Droughts are expected to continue, and along with them the pressure on growers to conserve, report, and adapt.
Communities globally are coping with the first mega-drought in over 1,200 years. Farmers, a crucial piece of the food system, are feeling the impacts of droughts almost daily. Under immense pressure between rising input costs, increasing regulation, and uncertain water availability, this essential sector hasn’t hesitated to adapt to difficult conditions.
Technology companies are finding ways to help growers better manage resources to the benefit of themselves and the environment. The broad sector offers unique opportunities to improve water and energy efficiency. The best of the technology is offering a way to improve resource and crop efficiency without decreasing, or better yet, while improving profitability.
One of its greatest advantages to growers comes in providing high quality, reliable visibility into their operation via sensors that monitor on-farm data. Real-time insight into water extracted, pump runtime, and energy usage allow a grower to make better business decisions and provide access to a full farm view from anywhere.
One of the barriers can be getting budget approval for technology like this, which is why the better solutions are offering a proven ROI or an innovative revenue stream to cover the costs.
For example, in the Western US, droughts have contributed to a reduction in available surface water for irrigation, leading to increased groundwater pumping. This frequently involves large, deep well pumps that are expensive to operate.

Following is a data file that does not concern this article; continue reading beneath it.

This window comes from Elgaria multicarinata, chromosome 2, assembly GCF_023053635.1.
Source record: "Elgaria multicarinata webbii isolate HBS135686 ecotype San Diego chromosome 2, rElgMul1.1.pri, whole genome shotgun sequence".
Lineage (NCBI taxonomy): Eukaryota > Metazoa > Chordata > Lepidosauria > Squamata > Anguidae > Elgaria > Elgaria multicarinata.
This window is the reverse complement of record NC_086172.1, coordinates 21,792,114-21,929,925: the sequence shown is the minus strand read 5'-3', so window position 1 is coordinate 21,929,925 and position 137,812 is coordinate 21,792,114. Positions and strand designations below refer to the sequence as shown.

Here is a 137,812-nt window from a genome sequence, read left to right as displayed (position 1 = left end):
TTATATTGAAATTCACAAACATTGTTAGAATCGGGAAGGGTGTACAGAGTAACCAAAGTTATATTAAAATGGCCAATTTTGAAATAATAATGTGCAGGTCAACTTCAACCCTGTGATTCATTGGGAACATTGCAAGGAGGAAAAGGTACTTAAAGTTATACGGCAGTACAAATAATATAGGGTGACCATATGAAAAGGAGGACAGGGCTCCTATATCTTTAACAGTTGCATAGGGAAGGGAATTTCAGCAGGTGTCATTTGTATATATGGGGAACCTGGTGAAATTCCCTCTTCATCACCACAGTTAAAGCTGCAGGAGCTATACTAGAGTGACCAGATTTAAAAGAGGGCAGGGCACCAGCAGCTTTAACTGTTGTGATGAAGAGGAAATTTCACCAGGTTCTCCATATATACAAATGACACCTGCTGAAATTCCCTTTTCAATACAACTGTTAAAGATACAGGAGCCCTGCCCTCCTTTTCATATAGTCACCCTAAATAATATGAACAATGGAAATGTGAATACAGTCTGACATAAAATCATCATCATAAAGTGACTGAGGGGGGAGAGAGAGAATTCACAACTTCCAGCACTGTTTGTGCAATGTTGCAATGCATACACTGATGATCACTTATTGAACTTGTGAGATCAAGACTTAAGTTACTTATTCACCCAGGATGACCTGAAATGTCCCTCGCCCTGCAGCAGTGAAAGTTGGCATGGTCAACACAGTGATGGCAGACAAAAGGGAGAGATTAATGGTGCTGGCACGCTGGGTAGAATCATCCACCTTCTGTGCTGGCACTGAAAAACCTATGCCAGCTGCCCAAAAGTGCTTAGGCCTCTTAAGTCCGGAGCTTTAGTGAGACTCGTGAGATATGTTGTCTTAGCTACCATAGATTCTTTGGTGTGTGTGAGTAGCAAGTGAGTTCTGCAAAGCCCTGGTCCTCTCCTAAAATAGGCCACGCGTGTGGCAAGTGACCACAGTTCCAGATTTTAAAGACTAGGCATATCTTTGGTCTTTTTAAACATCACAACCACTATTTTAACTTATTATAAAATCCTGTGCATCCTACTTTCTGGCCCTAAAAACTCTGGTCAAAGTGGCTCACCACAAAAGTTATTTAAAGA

Growers can now access reliable, high quality, real-time data and pump controls that provide insight, savings, and revenue via incentive programs that pay farmers to install controls and reduce grid load. One program offers $200/kW of load shed towards the installation of controls. The payments for curtailment events vary based on grid stress, going up to $2,000/MWh.
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One grower in California was estimated to shed 40 kW over the course of a year, reaching an $8,000 incentive payment for installing the technology. The estimated revenue from event participation was an additional $1,000+ for the summer.
Farms that are using this technology to monitor pump usage enjoy reduced labor costs, better visibility, automated reporting for many regulations and more
The farms that are using this technology to monitor pump usage enjoy reduced labor costs, better visibility, automated reporting for many regulations and more. As the quality of technology and data improves via satellite connectivity, solar power, and other advances, agricultural technology is becoming more reliable and accessible for growers.
Drought conditions are expected to continue, and along with them the pressure on growers to conserve, report, and adapt. The right technology will help farmers to succeed, stay competitive, and rest a bit easier knowing they have a trusted source of truth for their business.